Tax Credit Extension Closing Deadline

Friday, March 11th, 2011, 11:37 am

The House of Representatives voted 242-177 Friday to end a new program that would provide interest-free loans to aid unemployed borrowers with their mortgage payments.

In January, the Department of Housing and Urban Development said the Emergency Homeowner Loan Program, created under the Dodd-Frank Act, would begin taking applications in the spring of 2011. HUD set aside $1 billion to provide up to $50,000 in interest-free loans covering mortgage payments for up to 24 months. Roughly 30,000 homeowners are expected to take part in the program.

Texans are slated to receive the most funding through the program. HUD designated $135 million for unemployed borrowers in the state, followed by $111.6 million for New York and $105 million for Pennsylvania.

It's the second program in as many days the House elected to end. On Thursday, a bill was passed to end the newly formed Federal Housing Administration's Short Refi program. Next week the House will hear debate on two more bills that would end the Home Affordable Modification Program and the Neighborhood Stabilization Program.

Republicans drove the bills through committee and eventually through the House, calling for an end to excessive government spending. Meanwhile, Democrats asked Republicans to improve the programs instead of terminating them.

Rep. Spencer Bachus (R-Ala.), chairman of the Financial Services Committee, called the EHLP another bailout for the largest banks who hold the debt on these mortgages.

"This Washington spending binge is driving our country right off a cliff," Bachus said. "When the taxpayers pay a $50,000 check, who do you think it goes to? It goes toBank of America. It goes to JPMorgan Chase. It goes toCitigroup. This billion dollars is not going to homeowners. It's going to the largest institutions."

Attached to the bill was an amendment introduced by Rep. Randy Neugebauer (R-Texas) that would require a study for how the program could assist military service members and veterans who have service-related injuries. Still, he favored the bill, calling it a grant program that put tax dollars at risk.

Rep. Barney Frank (D-Mass.) said 84% of the funding will essentially become grants. But he added Democrats are planning a bill that would require all of the funding to come from institutions with more than $50 billion assets and hedge funds with more than $10 billion in assets.

Rep. Chaka Fattah (D-Pa.) said the program has worked well for the state of Pennsylvania for the past 30 years. He pointed out the state appropriated $222 million for its program through the Pennsylvania Housing Finance Agency, and received back nearly $245 million.

The Obama administration said Tuesday night it will veto the bills should they reach the president's desk, but they may not make it that far. Sources in the Senate told HousingWire Thursday the bills would essentially be "dead on arrival."

Write to Jon Prior.

Follow him on Twitter: @JonAPrior

Tuesday, March 8th, 2011, 3:29 pm

Bank of America (BAC: 14.38 +0.84%) recently sampled 100 mortgages reaching 60 days or more delinquent, and found that only 14 of them qualify for a permanent modification through HAMP.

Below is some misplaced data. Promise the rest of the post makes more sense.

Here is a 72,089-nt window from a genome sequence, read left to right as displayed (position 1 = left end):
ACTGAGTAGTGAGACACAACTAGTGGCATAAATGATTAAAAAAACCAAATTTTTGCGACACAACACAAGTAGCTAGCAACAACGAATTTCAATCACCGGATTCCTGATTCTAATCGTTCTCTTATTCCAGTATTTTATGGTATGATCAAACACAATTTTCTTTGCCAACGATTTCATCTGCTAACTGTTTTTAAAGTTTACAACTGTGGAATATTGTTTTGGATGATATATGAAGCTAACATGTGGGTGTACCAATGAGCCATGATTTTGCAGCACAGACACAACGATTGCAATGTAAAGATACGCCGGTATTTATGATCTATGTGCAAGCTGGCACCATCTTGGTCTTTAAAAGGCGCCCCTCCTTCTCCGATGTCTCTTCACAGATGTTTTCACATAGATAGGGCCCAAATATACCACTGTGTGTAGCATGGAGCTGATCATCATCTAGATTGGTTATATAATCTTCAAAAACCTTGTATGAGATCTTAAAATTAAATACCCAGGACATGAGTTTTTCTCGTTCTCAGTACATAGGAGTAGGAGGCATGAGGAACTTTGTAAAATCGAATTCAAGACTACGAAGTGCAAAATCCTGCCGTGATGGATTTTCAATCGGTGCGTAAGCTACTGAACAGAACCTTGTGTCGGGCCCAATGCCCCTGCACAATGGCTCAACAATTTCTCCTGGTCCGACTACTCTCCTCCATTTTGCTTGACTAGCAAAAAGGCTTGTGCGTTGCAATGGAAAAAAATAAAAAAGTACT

The Home Affordable Modification Program came under fire at the end of February from lawmakers claiming it has caused more harm than good. Even those defending the program say it will not reach as many borrowers as originally thought. The House Financial Services Committee will debate a bill aimed at terminating the program two years before it set to expire.

Through January, participating mortgage servicers permanently modified roughly 600,000 loans, far short of the 3 million to 4 million estimated by the Treasury Department when HAMP launched in March 2009.

BofA monitored the 100 loans as they went through the HAMP waterfall. In the first phase, 28 loans fell out of the program because the bank could not get in touch with the borrower, according to a presentation for investors held Tuesday.

"We conduct extensive outreach activity to these including 110 phone calls and eight customized letters," BofA Executive Vice President Terry Laughlin said, "in addition to door-knocking in hard hit markets and hundreds of outreach events across the country."

Of the 72 borrowers that did provide financials to BofA, 52 did not pass the HAMP underwriting guidelines. Roughly half of those that did not pass already had mortgage payments at or below 31% of their monthly income. Another 23% did not have enough monthly income to qualify, and 17% did not submit their hard ship documentation.

Then, of the 20 that made to a trial stage, 14 completed the trial process by making three consecutive mortgage payments under the new terms.

Neil Barofsky, the Special Inspector General for the Troubled Asset Relief Program, and other HAMP watchdogs have criticized Treasury for not holding servicers accountable for getting more loans moving through the program.

"HAMP’s failure to meet its original expectations has many causes, starting with a rushed launch based on inadequate analysis, an insufficient incentive structure, and without fully developed rules, which has required frequent changes to program guidelines," Barofsky said before a House committee in March.

Laughlin was put in charge of the new mortgage servicing division at BofA responsible for legacy and delinquent mortgages. The department will continue developing loss mitigation programs to help more borrowers avoid foreclosure, but not everyone will be able to keep their home, he said.

"We've reached the crossed roads," Laughlin said. "Despite the loan modification programs, our best efforts, and our industry's best efforts, foreclosure will be unavoidable going forward."

Write to Jon Prior.

Follow him on Twitter: @JonAPrior